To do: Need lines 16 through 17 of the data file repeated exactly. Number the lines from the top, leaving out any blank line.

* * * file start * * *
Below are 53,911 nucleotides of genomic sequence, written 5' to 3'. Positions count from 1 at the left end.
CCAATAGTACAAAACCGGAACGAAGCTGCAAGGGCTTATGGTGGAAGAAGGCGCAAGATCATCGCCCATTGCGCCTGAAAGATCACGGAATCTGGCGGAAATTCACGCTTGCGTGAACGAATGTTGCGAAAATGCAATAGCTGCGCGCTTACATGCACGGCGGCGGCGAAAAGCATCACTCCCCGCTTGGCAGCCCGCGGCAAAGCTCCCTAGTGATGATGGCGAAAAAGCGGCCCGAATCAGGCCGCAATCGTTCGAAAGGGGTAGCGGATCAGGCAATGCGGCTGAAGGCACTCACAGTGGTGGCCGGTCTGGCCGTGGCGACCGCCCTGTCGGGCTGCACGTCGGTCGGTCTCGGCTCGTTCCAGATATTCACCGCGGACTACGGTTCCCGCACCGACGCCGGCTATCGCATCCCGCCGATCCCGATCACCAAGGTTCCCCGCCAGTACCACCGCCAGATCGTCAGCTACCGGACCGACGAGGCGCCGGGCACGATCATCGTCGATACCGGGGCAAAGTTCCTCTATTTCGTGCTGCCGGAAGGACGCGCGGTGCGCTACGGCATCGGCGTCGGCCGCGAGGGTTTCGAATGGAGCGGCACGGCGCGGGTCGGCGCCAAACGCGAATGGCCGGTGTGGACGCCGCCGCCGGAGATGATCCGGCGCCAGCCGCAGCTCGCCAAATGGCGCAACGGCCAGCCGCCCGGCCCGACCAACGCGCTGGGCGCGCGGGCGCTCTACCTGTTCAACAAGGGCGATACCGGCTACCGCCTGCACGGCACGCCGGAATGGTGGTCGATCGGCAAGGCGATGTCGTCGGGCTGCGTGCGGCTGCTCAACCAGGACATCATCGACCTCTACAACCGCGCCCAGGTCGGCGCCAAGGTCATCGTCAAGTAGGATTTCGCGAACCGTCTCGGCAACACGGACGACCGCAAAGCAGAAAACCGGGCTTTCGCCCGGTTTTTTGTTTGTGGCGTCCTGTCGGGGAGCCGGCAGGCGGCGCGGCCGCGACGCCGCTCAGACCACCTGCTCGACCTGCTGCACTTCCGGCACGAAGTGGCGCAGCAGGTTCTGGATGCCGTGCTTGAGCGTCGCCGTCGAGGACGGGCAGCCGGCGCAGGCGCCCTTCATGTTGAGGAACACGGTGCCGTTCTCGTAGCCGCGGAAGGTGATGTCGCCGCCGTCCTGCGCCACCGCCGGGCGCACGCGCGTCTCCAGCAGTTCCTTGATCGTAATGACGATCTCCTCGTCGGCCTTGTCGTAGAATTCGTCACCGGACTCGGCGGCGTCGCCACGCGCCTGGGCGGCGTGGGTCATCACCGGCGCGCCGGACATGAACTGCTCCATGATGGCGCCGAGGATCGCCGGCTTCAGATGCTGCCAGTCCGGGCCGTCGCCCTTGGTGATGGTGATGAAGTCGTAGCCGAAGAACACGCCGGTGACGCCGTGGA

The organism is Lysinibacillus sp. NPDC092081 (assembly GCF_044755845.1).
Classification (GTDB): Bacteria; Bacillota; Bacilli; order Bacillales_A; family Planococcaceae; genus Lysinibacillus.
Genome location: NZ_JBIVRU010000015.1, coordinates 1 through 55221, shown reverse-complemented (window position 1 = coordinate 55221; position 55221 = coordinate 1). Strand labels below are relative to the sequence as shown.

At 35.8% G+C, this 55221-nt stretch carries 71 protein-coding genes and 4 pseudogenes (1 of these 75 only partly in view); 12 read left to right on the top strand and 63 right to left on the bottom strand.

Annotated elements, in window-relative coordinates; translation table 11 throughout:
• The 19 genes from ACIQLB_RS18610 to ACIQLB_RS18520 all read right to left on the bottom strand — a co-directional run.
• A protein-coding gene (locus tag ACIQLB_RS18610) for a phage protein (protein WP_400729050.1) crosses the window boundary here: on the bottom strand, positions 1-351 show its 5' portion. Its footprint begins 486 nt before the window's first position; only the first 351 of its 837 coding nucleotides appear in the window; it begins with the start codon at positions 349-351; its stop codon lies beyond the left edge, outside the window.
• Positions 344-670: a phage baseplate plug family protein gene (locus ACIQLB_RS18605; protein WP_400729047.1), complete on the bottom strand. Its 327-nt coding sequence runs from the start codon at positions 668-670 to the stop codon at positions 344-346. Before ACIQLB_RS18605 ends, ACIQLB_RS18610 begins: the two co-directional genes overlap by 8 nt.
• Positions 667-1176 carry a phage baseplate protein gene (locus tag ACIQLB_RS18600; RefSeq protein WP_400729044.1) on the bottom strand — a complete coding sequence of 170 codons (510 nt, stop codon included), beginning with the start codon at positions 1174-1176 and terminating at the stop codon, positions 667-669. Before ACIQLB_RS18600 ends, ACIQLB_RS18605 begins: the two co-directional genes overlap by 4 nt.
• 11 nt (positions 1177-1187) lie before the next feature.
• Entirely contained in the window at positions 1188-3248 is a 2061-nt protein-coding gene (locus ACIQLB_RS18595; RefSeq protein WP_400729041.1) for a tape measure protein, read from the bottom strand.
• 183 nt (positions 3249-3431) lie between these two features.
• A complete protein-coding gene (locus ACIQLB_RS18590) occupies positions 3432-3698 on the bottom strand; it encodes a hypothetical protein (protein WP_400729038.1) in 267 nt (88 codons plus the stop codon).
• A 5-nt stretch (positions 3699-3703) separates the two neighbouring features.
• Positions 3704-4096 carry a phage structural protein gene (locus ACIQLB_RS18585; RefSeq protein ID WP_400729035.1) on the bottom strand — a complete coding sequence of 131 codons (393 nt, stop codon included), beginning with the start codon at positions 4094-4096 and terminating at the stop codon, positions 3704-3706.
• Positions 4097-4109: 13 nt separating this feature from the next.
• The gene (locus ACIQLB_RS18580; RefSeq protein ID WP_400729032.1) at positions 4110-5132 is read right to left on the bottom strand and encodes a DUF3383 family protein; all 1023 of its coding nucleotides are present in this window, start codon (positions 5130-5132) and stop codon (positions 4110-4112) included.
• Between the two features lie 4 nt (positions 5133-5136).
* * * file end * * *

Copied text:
• A 5-nt stretch (positions 3699-3703) separates the two neighbouring features.
• Positions 3704-4096 carry a phage structural protein gene (locus ACIQLB_RS18585; RefSeq protein ID WP_400729035.1) on the bottom strand — a complete coding sequence of 131 codons (393 nt, stop codon included), beginning with the start codon at positions 4094-4096 and terminating at the stop codon, positions 3704-3706.